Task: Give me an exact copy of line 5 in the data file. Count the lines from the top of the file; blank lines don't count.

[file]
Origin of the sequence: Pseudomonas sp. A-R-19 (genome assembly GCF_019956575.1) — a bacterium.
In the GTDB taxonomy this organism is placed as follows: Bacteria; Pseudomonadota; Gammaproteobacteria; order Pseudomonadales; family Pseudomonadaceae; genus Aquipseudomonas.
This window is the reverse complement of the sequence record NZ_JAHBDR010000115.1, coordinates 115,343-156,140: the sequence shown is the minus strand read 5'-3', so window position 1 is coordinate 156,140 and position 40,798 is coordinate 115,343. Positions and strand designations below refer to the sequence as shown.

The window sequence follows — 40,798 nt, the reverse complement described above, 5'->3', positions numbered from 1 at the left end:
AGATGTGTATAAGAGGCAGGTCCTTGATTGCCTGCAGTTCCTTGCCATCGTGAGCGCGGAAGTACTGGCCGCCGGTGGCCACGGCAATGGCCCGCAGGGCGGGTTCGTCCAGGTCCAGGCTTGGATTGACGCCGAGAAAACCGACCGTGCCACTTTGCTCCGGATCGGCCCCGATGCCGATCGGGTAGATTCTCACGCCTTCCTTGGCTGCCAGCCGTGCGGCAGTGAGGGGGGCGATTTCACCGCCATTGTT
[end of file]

AGATGTGTATAAGAGGCAGGTCCTTGATTGCCTGCAGTTCCTTGCCATCGTGAGCGCGGAAGTACTGGCCGCCGGTGGCCACGGCAATGGCCCGCAGGGCGGGTTCGTCCAGGTCCAGGCTTGGATTGACGCCGAGAAAACCGACCGTGCCACTTTGCTCCGGATCGGCCCCGATGCCGATCGGGTAGATTCTCACGCCTTCCTTGGCTGCCAGCCGTGCGGCAGTGAGGGGGGCGATTTCACCGCCATTGTT